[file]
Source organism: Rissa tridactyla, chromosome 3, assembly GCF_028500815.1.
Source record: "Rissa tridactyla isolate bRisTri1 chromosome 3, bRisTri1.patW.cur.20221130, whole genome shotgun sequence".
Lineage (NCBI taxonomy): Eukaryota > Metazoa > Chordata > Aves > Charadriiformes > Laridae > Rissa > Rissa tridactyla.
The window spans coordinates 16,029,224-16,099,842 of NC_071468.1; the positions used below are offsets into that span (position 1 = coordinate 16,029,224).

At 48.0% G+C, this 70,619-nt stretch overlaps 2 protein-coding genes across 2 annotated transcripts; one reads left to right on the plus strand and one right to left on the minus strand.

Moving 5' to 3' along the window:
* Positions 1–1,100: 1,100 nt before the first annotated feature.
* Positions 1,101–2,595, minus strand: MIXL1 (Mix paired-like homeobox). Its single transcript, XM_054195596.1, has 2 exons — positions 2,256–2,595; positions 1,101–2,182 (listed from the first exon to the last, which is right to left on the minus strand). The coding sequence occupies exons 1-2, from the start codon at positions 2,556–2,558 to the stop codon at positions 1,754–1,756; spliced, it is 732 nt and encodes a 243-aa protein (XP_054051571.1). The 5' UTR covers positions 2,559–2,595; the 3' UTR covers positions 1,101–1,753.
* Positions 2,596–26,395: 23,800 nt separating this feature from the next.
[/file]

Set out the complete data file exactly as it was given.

Source organism: Rissa tridactyla, chromosome 3, assembly GCF_028500815.1.
Source record: "Rissa tridactyla isolate bRisTri1 chromosome 3, bRisTri1.patW.cur.20221130, whole genome shotgun sequence".
Lineage (NCBI taxonomy): Eukaryota > Metazoa > Chordata > Aves > Charadriiformes > Laridae > Rissa > Rissa tridactyla.
The window spans coordinates 16,029,224-16,099,842 of NC_071468.1; the positions used below are offsets into that span (position 1 = coordinate 16,029,224).

At 48.0% G+C, this 70,619-nt stretch overlaps 2 protein-coding genes across 2 annotated transcripts; one reads left to right on the plus strand and one right to left on the minus strand.

Moving 5' to 3' along the window:
* Positions 1–1,100: 1,100 nt before the first annotated feature.
* Positions 1,101–2,595, minus strand: MIXL1 (Mix paired-like homeobox). Its single transcript, XM_054195596.1, has 2 exons — positions 2,256–2,595; positions 1,101–2,182 (listed from the first exon to the last, which is right to left on the minus strand). The coding sequence occupies exons 1-2, from the start codon at positions 2,556–2,558 to the stop codon at positions 1,754–1,756; spliced, it is 732 nt and encodes a 243-aa protein (XP_054051571.1). The 5' UTR covers positions 2,559–2,595; the 3' UTR covers positions 1,101–1,753.
* Positions 2,596–26,395: 23,800 nt separating this feature from the next.